On May 24 the California Energy Commission (CEC) adopted Guiding Principles for the California Electric Homes Program (CalEHP). CalEHP was created pursuant to Assembly Bill 137 (Ting, Stats. 2021, Ch. 77), which directed the CEC to implement and administer a statewide program in encourage the construction of new multifamily and single-family market-rate all-electric residential buildings and residential energy storage systems, with a $75 million budget authorized in the Budget Act of 2021.
CalEHP will provide incentives for new multifamily and single-family residential buildings. The focus will be on market-rate buildings, to complement the CEC’s BUILD Program, which provides incentives for low-income rental housing. Following statutory direction, the program will center on supporting all-electric building projects that exceed current state and local building code standards and storage technologies that would not otherwise be included in housing projects. The CEC will conduct a competitive solicitation process and contract with a third-party administrator to implement this program.
The adopted Guiding Principles will provide overarching objectives for program design, implementation and administration: Market Transformation: The primary goal is to spur significant market adoption of new all-electric residential buildings and installation of residential energy storage systems. Building Greenhouse Gas (GHG) Reduction: California buildings contribute to 25% of the state’s GHG emissions. This program will help California reach its 2030 GHG reduction goals. Energy Equity and Disadvantaged Communities: The program design should reflect state policy supporting environmental improvement and economic advancement for at-risk communities, and reducing the disproportionate environmental effects of pollution in California communities, including tribal communities. Program Eligibility: Incentives will be available for new all-electric residential buildings and energy storage in new market-rate developments. Buildings that qualify for the BUILD program, which targets new low-income all-electric housing, are not eligible under CalEHP. Speed, Program Simplicity, and Quality: Reducing greenhouse gas emissions is a priority. To accelerate market transformation, the program should launch quickly and provide a simple and effective user experience, e.g. fewer documents for payment claims, simpler incentive structures, reasonable participant support, and other streamlined program features. Outreach and Public Engagement: The program design should incorporate best practices for stakeholder engagement and ensure adequate information sharing and collaboration. Program marketing should be signed to reach key stakeholders and potential applicants across the state. Fiscal Responsibility: The program administrator should consider cost efficiencies, ensuring appropriate use of funds, and leveraging efforts to streamline program administration. Oversight mechanisms will ensure that award recipients properly use program funds. Incentive Layering: The program will allow incentive layering to help spur faster market adoption. Incentive funds from multiple sources can be leveraged, but cannot exceed total cost to the builder. Program Reporting: Program development and implementation data will be made available to the public and the CEC. Data will include amount of funding available for potential applicants and project details such as location, incentive amounts and project characteristics. Statewide Availability of Incentives: Simplicity of incentive design and broad market adoption are priorities. As reasonable possible, CalEHP incentives should be offered in localities with different approaches to local building codes.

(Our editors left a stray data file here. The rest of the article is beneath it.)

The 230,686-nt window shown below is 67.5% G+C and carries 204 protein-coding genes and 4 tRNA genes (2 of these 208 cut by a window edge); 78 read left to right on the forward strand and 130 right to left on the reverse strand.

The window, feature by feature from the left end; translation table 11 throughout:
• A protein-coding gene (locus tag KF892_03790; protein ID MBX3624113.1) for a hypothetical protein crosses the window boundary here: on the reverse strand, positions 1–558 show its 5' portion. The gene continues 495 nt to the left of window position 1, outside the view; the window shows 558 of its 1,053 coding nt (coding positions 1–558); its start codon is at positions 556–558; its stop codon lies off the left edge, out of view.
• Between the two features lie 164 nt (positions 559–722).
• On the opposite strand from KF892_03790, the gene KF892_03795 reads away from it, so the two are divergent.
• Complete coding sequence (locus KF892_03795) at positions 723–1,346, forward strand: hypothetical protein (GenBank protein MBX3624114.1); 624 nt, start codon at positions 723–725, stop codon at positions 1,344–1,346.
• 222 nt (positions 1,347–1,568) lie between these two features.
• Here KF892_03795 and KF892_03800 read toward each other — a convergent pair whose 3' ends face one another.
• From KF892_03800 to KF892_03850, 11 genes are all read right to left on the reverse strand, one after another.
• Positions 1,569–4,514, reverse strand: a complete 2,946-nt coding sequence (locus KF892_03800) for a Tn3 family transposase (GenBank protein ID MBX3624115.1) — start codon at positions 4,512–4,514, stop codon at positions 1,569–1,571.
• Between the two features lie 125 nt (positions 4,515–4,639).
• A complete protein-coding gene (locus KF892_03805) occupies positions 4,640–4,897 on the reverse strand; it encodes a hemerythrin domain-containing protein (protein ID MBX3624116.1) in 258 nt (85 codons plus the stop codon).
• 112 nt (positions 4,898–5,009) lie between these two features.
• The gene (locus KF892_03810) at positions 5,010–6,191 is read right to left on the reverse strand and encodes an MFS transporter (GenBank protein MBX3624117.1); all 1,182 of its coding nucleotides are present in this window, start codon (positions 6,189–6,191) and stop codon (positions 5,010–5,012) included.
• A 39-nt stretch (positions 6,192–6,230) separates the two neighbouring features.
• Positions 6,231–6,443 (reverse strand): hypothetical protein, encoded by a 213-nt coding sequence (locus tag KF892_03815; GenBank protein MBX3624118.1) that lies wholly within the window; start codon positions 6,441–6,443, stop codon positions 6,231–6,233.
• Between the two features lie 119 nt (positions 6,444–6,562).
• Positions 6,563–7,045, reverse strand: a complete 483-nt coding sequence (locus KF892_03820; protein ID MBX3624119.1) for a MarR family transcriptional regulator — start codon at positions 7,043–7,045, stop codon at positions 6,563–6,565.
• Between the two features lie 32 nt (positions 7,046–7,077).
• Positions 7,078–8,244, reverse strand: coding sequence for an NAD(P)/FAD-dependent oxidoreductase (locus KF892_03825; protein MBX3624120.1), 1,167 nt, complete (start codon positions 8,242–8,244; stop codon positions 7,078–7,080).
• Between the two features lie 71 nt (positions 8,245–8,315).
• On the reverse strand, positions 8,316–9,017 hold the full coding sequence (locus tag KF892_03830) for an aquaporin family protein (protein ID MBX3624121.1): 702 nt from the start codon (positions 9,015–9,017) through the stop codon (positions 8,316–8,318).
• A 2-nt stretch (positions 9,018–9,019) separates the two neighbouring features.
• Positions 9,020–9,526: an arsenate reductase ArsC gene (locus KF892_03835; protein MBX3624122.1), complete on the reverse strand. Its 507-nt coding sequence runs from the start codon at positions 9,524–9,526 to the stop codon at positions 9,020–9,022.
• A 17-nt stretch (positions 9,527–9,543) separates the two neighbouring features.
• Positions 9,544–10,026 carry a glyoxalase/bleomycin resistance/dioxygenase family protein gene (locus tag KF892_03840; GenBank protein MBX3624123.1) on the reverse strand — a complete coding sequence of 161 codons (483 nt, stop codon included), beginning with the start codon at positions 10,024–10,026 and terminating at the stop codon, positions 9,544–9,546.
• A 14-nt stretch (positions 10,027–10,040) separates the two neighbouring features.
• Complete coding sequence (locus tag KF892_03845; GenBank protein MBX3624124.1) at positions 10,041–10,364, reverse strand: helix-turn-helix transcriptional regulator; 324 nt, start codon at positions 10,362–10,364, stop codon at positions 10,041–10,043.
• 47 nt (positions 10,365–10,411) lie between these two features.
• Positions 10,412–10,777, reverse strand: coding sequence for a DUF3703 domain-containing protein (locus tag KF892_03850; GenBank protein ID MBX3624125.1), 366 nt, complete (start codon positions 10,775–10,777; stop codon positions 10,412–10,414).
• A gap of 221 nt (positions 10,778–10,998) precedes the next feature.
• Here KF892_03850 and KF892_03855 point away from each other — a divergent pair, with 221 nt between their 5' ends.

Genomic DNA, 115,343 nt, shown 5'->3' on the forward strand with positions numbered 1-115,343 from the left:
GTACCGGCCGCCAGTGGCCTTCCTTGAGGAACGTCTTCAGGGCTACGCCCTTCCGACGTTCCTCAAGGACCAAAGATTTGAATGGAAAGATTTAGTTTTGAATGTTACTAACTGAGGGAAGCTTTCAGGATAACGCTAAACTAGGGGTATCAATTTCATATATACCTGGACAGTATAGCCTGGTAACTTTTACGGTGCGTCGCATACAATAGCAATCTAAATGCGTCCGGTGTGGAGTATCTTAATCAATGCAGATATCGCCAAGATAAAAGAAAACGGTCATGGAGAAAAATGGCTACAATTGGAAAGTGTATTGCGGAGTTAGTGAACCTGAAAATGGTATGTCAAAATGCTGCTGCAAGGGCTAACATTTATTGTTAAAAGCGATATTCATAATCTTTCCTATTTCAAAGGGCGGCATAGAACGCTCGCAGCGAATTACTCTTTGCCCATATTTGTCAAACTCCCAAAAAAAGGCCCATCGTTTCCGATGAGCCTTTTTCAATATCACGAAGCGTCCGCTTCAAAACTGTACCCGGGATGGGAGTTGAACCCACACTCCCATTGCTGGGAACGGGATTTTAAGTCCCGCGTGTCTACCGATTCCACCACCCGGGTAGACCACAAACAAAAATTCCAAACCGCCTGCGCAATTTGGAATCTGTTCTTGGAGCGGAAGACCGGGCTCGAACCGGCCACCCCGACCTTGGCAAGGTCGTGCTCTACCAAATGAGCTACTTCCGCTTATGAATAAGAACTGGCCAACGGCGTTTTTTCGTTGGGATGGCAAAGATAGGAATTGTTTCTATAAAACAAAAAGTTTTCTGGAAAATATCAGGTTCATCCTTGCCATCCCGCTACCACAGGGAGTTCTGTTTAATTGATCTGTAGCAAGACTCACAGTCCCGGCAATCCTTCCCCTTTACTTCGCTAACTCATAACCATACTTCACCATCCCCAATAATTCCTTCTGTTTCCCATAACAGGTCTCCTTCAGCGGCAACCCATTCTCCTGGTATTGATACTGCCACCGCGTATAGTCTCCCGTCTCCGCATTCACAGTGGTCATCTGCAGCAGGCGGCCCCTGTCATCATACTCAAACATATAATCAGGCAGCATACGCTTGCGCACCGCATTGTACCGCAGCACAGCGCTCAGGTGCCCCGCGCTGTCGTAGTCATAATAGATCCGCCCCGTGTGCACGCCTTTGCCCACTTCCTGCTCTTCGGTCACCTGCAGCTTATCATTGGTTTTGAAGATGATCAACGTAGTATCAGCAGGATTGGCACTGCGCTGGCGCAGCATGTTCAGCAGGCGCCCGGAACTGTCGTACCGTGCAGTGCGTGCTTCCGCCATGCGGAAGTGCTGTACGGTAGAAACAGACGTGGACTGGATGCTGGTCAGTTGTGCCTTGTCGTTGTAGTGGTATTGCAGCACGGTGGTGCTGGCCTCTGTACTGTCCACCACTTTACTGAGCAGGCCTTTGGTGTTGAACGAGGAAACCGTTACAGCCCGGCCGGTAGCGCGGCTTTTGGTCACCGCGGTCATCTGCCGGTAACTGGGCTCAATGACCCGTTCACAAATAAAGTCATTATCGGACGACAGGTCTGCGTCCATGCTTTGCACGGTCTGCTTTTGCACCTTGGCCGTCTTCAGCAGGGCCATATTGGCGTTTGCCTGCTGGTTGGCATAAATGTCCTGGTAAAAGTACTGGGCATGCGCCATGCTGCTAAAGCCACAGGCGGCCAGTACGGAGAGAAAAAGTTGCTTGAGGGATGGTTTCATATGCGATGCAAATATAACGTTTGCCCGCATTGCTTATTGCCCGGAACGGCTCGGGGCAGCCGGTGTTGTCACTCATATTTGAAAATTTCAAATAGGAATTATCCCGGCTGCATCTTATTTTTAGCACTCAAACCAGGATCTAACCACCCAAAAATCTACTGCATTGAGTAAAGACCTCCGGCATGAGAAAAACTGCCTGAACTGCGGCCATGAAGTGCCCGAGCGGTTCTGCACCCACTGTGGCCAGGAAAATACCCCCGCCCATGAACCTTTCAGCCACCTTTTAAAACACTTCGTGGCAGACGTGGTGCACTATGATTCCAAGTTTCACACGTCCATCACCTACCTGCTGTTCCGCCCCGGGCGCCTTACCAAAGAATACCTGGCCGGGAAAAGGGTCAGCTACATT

To follow future CalEHP program development, see the CEC’s CalEHP program website.
Contact: Lynn Haug or Chase Maxwell